How trigger points form.

Activation of trigger points may be caused by a number of factors, including acute or chronic muscle overload, activation by other trigger points (key/satellite, primary/secondary), disease, psychological distress (via systemic inflammation), homeostatic imbalances, direct trauma to the region, collision trauma (such as a car crash which stresses many muscles and causes instant trigger points) radiculopathy, infections and health issues such as smoking.

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The platysma muscle.

the platysma muscle is a thin sheet like muscle in the front of the neck. It functions to pull the edges of the mouth down. Trigger points in this muscle will produce a prickly, pins and needles sensation in the face that is often mistaken for neurological problems.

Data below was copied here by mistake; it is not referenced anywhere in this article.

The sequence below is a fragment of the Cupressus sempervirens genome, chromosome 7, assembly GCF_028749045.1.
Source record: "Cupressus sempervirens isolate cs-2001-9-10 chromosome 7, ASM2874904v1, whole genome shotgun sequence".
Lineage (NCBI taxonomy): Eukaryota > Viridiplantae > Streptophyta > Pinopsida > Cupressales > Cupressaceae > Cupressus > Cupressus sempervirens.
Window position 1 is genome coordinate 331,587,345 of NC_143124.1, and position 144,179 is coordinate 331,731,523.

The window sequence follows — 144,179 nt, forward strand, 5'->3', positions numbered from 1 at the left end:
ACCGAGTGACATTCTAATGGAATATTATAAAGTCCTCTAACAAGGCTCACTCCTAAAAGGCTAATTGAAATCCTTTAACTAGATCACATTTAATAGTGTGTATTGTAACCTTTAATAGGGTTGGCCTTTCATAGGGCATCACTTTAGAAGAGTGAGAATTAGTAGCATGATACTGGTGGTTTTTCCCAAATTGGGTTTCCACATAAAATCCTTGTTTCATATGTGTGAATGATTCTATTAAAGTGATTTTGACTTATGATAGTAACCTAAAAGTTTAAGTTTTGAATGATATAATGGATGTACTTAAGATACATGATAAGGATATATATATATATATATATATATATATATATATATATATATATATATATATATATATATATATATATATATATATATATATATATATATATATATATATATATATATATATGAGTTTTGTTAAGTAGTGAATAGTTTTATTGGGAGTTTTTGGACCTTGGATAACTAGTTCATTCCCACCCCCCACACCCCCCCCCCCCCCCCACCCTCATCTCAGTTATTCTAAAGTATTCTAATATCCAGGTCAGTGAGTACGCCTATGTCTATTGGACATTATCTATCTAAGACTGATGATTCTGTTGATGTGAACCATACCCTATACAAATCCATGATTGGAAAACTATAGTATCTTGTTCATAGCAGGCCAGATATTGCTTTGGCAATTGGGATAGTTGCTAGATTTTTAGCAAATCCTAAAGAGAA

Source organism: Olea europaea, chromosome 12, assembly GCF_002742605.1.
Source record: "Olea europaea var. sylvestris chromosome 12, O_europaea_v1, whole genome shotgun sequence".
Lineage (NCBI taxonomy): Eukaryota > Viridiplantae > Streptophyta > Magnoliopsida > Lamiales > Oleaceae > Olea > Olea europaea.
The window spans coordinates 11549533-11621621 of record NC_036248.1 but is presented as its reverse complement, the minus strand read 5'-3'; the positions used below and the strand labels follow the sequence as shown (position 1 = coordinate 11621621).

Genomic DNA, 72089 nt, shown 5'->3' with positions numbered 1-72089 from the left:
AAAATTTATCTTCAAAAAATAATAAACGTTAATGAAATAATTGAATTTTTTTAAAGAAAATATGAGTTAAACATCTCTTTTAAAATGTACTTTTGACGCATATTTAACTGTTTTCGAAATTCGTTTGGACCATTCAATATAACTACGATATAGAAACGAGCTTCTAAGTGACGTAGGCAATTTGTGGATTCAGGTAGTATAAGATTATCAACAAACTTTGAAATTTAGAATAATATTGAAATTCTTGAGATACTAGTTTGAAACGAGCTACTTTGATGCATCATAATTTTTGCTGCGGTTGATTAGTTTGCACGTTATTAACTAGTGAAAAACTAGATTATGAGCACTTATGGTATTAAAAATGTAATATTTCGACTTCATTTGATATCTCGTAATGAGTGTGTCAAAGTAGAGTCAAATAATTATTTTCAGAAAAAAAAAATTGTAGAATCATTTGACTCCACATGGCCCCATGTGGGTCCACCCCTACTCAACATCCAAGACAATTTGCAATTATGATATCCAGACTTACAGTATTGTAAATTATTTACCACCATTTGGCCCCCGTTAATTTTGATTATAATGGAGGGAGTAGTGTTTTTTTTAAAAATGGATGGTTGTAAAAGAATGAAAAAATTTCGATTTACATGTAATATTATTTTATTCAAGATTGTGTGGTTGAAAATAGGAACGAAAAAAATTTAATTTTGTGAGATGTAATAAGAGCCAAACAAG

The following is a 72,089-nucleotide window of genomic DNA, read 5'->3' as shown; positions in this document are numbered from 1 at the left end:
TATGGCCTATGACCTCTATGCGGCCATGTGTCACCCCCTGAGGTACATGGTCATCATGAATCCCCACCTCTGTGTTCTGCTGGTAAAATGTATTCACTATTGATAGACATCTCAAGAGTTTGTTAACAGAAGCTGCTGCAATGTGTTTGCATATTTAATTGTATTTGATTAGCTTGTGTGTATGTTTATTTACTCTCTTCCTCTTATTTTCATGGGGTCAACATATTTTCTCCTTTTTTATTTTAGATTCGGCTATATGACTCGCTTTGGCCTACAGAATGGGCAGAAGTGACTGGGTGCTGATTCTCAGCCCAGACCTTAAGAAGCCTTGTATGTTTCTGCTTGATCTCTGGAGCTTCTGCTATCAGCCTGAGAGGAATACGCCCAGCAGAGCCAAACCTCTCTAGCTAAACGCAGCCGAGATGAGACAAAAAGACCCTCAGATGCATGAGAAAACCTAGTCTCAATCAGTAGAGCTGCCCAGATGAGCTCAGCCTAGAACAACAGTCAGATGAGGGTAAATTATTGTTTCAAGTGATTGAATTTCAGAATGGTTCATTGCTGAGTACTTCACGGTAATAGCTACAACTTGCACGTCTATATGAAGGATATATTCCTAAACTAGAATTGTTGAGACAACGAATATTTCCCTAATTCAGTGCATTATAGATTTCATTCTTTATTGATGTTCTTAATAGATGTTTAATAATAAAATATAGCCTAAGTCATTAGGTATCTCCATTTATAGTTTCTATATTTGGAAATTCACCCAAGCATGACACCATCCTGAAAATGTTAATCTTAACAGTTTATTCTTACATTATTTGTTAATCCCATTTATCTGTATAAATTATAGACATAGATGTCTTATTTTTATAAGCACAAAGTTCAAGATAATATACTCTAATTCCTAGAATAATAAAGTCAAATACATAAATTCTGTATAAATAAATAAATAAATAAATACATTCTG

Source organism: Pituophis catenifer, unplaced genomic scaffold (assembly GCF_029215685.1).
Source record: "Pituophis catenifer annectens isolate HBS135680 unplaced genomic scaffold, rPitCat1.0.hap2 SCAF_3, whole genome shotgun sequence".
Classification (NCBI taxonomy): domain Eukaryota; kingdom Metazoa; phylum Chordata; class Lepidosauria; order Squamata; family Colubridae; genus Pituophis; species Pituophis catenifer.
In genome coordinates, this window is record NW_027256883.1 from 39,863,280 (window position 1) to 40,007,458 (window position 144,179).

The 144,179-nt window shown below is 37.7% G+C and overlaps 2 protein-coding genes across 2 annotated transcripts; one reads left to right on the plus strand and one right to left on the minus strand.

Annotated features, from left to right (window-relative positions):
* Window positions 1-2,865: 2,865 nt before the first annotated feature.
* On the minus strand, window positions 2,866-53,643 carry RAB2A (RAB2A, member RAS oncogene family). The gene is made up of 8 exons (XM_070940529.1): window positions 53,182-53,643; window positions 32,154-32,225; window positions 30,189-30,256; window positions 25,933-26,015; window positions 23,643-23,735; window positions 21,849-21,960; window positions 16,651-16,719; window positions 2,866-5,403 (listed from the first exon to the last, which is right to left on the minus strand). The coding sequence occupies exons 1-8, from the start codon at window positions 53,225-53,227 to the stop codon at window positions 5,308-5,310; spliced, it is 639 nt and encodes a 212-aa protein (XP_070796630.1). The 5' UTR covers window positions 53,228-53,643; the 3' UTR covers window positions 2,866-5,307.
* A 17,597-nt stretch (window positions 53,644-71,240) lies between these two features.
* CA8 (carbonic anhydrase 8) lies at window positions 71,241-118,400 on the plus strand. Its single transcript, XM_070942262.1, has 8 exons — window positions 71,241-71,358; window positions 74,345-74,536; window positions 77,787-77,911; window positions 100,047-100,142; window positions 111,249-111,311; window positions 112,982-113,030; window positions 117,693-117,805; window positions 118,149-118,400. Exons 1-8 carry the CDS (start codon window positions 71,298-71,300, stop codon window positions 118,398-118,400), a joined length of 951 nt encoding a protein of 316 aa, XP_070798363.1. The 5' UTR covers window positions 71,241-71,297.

Trigger points in the serratus anterior.

The serratus anterior muscle is responsible for scapular and rib movement and stability. This muscle can become overloaded from poor posture of the shoulders, as well as heavy breathing from exertion. Trigger points in this muscle will cause pain to be felt under the armpit into the shoulder blade area, and down the arm into the fingers.

Trigger points up close.

trigger points are one of the most common sources of pain in the body. Once a trigger point has formed it won’t release on its own. Trigger point massage is one of the most effective way to release a point. It involves using a deep focused pressure applied directly to the knot. This frees the contracted tissue and stimulates healing.